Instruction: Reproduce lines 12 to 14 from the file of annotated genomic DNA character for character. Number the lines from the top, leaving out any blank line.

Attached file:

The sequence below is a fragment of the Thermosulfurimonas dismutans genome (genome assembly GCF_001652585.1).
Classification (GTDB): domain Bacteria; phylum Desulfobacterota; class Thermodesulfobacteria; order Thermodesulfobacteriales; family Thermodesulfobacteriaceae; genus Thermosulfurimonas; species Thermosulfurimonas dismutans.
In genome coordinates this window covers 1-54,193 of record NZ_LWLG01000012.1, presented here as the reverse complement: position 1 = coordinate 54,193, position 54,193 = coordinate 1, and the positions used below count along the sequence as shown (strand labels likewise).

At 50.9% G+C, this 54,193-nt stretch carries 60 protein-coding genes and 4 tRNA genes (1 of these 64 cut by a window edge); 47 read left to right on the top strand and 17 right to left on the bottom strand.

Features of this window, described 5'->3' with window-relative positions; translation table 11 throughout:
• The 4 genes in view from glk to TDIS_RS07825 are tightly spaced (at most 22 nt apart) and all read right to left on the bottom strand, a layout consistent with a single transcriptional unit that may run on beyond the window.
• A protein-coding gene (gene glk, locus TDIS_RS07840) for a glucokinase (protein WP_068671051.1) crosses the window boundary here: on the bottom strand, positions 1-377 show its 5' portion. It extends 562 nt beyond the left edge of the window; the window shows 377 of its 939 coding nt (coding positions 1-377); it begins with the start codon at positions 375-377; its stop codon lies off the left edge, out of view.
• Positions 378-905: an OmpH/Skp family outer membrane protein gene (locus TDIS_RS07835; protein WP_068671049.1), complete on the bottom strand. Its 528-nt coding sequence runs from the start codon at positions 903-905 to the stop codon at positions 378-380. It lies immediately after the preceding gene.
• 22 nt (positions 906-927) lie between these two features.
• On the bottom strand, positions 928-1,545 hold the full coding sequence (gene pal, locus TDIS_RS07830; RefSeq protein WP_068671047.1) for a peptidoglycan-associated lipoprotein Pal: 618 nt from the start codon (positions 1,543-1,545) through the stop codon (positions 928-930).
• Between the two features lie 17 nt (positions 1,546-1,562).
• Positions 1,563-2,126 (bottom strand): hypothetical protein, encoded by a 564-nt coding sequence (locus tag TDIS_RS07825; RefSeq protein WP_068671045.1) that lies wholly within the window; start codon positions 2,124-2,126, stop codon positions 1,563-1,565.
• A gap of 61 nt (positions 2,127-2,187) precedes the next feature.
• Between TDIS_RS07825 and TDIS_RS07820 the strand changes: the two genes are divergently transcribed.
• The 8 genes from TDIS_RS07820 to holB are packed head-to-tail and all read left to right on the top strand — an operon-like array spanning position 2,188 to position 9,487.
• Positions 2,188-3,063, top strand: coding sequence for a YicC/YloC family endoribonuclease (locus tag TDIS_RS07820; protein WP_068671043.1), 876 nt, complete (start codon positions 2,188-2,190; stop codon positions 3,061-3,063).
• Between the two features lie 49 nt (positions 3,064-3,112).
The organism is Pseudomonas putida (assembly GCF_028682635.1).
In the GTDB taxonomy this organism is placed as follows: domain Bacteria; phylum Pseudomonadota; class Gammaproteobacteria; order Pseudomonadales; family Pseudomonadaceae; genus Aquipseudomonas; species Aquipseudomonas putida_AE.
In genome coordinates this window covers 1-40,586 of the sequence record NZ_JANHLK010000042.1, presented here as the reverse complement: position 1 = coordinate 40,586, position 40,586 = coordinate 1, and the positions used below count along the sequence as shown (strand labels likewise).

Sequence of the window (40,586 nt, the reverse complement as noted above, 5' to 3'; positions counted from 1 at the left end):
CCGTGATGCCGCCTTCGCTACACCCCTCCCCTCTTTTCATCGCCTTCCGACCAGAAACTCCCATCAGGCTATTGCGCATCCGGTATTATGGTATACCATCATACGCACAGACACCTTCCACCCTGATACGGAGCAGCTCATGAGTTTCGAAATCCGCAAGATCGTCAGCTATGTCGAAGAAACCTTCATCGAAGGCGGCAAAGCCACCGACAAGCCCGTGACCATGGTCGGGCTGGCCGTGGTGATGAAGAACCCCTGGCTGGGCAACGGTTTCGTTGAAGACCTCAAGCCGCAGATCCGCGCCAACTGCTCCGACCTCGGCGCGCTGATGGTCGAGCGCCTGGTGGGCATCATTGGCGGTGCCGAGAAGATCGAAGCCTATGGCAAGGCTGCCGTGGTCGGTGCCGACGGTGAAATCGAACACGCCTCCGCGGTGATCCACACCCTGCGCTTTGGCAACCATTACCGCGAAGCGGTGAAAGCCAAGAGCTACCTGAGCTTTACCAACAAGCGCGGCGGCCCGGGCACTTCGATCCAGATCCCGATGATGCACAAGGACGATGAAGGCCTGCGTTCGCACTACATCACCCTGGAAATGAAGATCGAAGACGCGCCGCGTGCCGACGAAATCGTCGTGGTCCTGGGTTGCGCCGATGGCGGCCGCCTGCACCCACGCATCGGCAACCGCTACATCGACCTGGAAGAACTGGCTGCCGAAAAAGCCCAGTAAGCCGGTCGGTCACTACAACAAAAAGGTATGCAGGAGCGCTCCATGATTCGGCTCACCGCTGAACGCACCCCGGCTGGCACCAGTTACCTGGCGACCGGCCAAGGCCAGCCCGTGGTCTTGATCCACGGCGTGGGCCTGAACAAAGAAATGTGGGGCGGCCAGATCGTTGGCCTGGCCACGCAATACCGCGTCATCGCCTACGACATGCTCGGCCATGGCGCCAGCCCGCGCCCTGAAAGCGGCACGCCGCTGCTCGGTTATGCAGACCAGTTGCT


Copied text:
• Positions 1,563-2,126 (bottom strand): hypothetical protein, encoded by a 564-nt coding sequence (locus tag TDIS_RS07825; RefSeq protein WP_068671045.1) that lies wholly within the window; start codon positions 2,124-2,126, stop codon positions 1,563-1,565.
• A gap of 61 nt (positions 2,127-2,187) precedes the next feature.
• Between TDIS_RS07825 and TDIS_RS07820 the strand changes: the two genes are divergently transcribed.